"kwame nkrumah" Discussed on Van Lathan's The Red Pill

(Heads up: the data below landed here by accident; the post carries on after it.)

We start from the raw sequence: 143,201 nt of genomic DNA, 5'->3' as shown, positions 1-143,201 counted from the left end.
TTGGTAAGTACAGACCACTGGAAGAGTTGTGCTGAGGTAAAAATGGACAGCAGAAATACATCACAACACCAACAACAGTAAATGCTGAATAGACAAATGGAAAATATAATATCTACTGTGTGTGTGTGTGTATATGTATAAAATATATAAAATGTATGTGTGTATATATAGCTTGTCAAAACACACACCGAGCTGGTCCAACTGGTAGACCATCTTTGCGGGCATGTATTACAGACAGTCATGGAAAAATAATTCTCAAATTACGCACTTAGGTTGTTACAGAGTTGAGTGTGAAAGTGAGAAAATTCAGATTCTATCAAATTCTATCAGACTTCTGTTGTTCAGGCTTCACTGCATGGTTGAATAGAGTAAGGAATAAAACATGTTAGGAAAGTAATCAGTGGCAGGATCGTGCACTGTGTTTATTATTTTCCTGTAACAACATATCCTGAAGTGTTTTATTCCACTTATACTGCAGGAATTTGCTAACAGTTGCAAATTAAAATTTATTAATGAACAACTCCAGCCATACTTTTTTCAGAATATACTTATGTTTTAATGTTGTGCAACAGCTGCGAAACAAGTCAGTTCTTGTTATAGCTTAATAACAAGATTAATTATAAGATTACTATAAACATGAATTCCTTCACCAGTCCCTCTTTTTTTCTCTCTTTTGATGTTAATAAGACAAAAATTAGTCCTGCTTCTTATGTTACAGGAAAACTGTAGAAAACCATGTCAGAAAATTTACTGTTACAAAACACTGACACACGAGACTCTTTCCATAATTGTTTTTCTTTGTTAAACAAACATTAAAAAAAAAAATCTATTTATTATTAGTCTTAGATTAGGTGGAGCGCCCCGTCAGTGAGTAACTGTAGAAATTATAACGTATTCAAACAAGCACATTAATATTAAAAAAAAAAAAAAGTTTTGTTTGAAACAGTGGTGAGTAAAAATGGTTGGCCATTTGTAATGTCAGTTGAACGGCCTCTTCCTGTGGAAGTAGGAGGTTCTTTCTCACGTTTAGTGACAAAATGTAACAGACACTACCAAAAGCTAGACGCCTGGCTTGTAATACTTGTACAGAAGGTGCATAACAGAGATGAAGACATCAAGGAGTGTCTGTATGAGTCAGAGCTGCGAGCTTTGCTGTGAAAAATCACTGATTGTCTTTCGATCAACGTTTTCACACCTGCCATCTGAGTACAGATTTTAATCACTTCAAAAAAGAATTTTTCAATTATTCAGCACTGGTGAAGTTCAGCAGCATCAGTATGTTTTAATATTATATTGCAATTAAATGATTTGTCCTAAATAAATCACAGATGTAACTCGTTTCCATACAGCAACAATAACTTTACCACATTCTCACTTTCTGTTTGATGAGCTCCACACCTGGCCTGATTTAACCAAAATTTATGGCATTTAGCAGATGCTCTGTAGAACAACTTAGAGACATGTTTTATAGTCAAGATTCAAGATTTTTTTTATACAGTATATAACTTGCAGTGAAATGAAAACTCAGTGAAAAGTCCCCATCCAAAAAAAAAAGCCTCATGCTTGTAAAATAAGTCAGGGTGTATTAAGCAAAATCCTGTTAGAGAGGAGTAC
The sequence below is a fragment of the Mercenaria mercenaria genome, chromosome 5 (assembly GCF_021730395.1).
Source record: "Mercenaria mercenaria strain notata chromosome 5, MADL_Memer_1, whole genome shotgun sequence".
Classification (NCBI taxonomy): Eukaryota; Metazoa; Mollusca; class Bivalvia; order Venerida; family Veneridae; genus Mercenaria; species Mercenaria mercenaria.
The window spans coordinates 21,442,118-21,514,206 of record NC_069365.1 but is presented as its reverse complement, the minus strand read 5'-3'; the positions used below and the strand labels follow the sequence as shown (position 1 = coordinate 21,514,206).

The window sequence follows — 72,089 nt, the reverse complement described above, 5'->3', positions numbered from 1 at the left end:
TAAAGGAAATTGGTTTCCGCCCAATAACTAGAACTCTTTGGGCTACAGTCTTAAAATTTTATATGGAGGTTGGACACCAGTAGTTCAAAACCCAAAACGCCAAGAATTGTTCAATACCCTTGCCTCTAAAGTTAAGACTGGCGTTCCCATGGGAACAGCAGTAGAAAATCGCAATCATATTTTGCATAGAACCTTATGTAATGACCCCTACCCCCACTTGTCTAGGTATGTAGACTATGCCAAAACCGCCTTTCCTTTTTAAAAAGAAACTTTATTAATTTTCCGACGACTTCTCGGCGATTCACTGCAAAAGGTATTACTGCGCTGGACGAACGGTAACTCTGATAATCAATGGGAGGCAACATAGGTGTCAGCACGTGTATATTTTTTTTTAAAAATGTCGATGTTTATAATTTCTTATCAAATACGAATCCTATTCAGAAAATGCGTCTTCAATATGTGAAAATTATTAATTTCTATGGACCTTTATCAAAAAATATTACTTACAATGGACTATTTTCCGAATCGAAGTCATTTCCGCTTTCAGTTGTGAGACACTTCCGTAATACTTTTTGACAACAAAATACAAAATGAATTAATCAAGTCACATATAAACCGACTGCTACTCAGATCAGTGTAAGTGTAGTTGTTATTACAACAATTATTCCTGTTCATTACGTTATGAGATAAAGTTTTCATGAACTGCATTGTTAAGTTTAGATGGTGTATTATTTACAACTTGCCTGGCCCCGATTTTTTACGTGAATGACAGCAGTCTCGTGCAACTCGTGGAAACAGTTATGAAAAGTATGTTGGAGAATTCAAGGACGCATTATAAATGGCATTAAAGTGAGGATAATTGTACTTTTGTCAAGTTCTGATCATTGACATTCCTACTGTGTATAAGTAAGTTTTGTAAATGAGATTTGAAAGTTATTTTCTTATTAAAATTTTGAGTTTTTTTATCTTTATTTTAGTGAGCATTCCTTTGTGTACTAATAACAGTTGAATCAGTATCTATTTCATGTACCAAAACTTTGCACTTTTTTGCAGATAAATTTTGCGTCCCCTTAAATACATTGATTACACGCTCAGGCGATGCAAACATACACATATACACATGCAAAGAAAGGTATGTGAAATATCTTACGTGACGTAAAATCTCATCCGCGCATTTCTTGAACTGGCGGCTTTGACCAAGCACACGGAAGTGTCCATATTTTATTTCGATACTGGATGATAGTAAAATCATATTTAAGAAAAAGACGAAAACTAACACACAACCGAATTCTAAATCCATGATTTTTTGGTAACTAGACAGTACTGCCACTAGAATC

"Finish. And and I did, you know, and and I said it was some of the most gruesome what I've ever done. But I also remember the commitment the actors, and I mean, you've seen the level of acting in the film, most acid most of the most of them have never wand everybody, and it was random like I did a little casting. Call a few people came and in the rest of Slyke pulling people off the street and being like, hey, do you act if not I'll like if not are you interested can you come down? And before I knew it, man. Listen, everything about not having money on time was that we were all we had time for was rehearsal. So like every time I'd be like, okay. We're shooting in two months. Two months coming. We will have money. So it'd be like let's get back to where Hurson. So we did that for eight months. Oh, listen, people have to quit their jobs be will have to you know, just couldn't continue. It was crazy. But, but I mean, the the advantage of that was that because I was used to tell the actors, look we're living when acting if if these moments of troops are captured then it doesn't matter where the work goes everybody can identify truth. You don't even have to know the context of what's going on. You can just watch it and go this is a truth. I can relate to it. I'm in. And so that's what I kept telling them and you'll like people learn how to so people learn how to write bikes people in just things that they didn't know how to do in real life. You know, found for the film, you know, and the amount of investment that the actors were giving me I was like I can't fail them. I I can't say even to the point where when it was done. I was like it's not. Enough. If. Just one city sees this film. I I have to take it around the world like really an honor of their work as a tribute to their work because the everything that happens a lot for us is that you put in so much and get so little back minot, and I was like look guys. And and I've been so thankful that I've been able to take one actor at least the lead actors each to one of the openings around the world to the little girl was in New York for the premiere Times Square urban world from festival should never been on a plane before this was like, this is like a whole world view. Right. Exploded to being theater sold out. Everybody applauding you as a nine year old. You know, what I mean lately up and changes what she thinks is possible on earth owner, if it's incredible the lead actor, so we just we just played we've played in about ten countries. Now in a few of the actors have been able to travel with us to see the reaction of audiences and for me, and that's probably the biggest payment like. I mean, we have a lot of money pale. But that experience for them to see the work being appreciated on such a level is is never happened Voss Roger hook up with the Ray. I mean, Eva man, who f- I save has been a fan of my music for awhile. All really, yes. Shoddy able to her name. So so that's you know, that's a. Listen, listen, and to help you you're not gonna clap forever. Do Rene lie at first. I'm Elizabeth we got Nick may here. This is able to as brother and you're not going to clap for her. What are you didn't know that that's a way? Wow. That's talking about what he was talking about. This is this is rarely tell me is. It was brother right way to find out telling you this man was outside talking about listening. If I would have directed some. I might have done some things you didn't know you were talking about the way. The way he didn't say that Eva lease able he didn't say that. I did it that was fan being a scam. In the scam. Again. So, but yes, so how did you how did you hook up with the right now, man? So the film film played at urban world and to lane was there to lane, you know, as the Ryan, she does everything an amazing amazing, you know person. But also just a film head, you know, and but also was to have people in those positions that are film has. Yes. So they'll just love, obviously, there's a business part is. Yes, what is always important to have people that actually love the film and. In a lot of just come over. And tell you to on the why don't you put a robot in the? Yeah, is is there a roofer robot? You know, we're not fucking this knows no robots is important to have people like that. But yours engage. And then I don't know. If you know Tina Farris, so Tina is tore manager. She's she's done to managing for the roots for for for years. So she and swayed her partner where the ones who asserted, you know, and they hit up Avon was like look you need to have already seen the fell. And they were like, look this is the one need to you need to get behind this. And that I'm super grateful to teen and suede and Ava aunty lane for like saying, look this work deserves the platform, you know, and and listen if I had nothing to do with this film. I would champion it just as much because of the representation, but also the commitment because I'm one person one person will make a felt it's a family of like forty people to you know, who added who who score who do all this wild stuff, and like Yemen like the continent deserves it. Like it's been too long where we haven't seen. I'll stories told the way we know how to tell stories, and there's been this like you're normative structure, where we're like, I let's take this life and force it through the Spielberg structure where it's like, how's it gonna work? I get you. You know what I mean? And that's happened to us over and over again. And we would just like we're not gonna do that. We're going to take chances. And if it feels at least, we know we try, you know, so broader question here, please now. The film ends up becoming. It's your creative expression that you made on your terms is your home country, the ends up becoming at least on the back end a partnership between the culture that exists in Ghana. Yes. And the black American culture that exists here because you and you include ever do Rene all right on on a larger scale. Yes. What do you see someone who is both intimately familiar with black American, culture and culture on the continent? Yes. What do you see the future of the relationship between black Americans and not to use the broad term? Yes. But Africans or people that live on the continent onto as far as pan-africanism and things like that. Is there something that needs to be repaired? Is there something that we're not doing for our brothers and sisters and cousins over there? Is there something they're not doing for us? Yes. Indeed. So having a perspective that you have what do you see that? As yo I will say this anytime that black people have had any real advancement. It has come from communicating with one another across continents. We can look back at even slave revolts that were happening in the United States. Most of them were informed by slave revolts in Haiti and the Maroons around the Caribbean drawer. We talk about independence, which is one of one of the most critical movements on the continent. Independence was born out of that conversation of like, a W E B do voice hanging with Kwame Nkrumah and saying look y'all can fix this. You know what I mean? And then. Him flying in brothers like George pod. More from the Caribbean and saying we can do this. And it's been amazing to me with all the results that we've gotten by just saying because the Wild Thing is we've all evolved very differently as it relates to white supremacists. Propaganda. So if you're in the continent, you lost certain things, and you've, but you've held onto certain things if you're in America, you lost certain things, but you've held on certain things and like brothers sisters in in in in Latin America, like in Brazil, like the wildest thing for me was to to to go to buy here and find out that African traditional religion is so intact in Brazil than it is on the continent. It's insane. Like, Cuba, similar like the level early. It's it's incredible, bro. We like all Christian and Muslim on the continent. It's very few of us are believing any kind of African spirituality on the continent. You go to. Brazil Brian by here. Almost everybody is is Uraba or effaos or it's it's unbelievable. And so I say to myself, yo what did we lose in? What did we gain? Or do we hold onto and the only way to any of this can be repaired is from conversation. So like if I Reme what do I remember, what do you? Remember, another dope thing or it's not so dope. As it relates to black Brazilians. So in by here. It's ninety percent black. They've never had a black mayor. So in spite of all this African tradition that they've held on. Everything that they know themselves. We got no political power while it's been like almost the same white family and is run by here for like fifty years. What could they learn from African American organizing like African Americans been organizing from the from day one. Right. You know what I mean? And it's like why why aren't we why don't we have bureaus? Yeah. Whereas like, listen, if I if I'm you know, and then on the continent. Let's talk about all for all the things we've lost stories one thing that we've held onto why if we can't help brothers assistance when again gunned down streets of America, we can provide story and context, you know, what I mean. So you should never because my the thing about stories this. If I bumped my head, and I can't remember who I am the only way you put me back together. The only way I put you back together. It's through story. So I'm going to have to be like, oh, I van like wet advan grew up. You know, where what school? Did he go to like? And if you have all this stuff, then you should be able to see yourself and be all right, cool this. This reminds me of me. If it's written down, even better, if it's photographed even even better, if it's video I mean, you can watch home videos and be like, oh, that's me. You can see the love between you and your parents your family. Your friends where you've gone in basketball, you know, everything about your life. And so think about think about how little the continent has given you in terms of just any kind of memory, and my deep we used to think what some genetic memory like this so much EMMY because I stayed that I should easily be able to give you like those visuals you're looking at are triggering things in you that. You don't know. You've you haven't been. I don't know. I should ask. Have you been the governor now? Okay. Because I I've been out here. I've been a fool so I need I need to ask before. Right. But that's the idea. Right. Is that you should see these things. Go haven't been Ghana. But some triggered in it. Right. Hey, like dog it merely you go. There's a there's a familiarity night even bullsh- immediately, you go and even the structure of the story. Like, I haven't heard that story before. But I've heard that story before he you know, what I mean? Yeah. And and that's my thing about Joe the critical like the the need for us to make this work in a need for us to communicate it like it is critical. It is brought it. I don't think there's anything more important as black and Brown people on this planet like not saying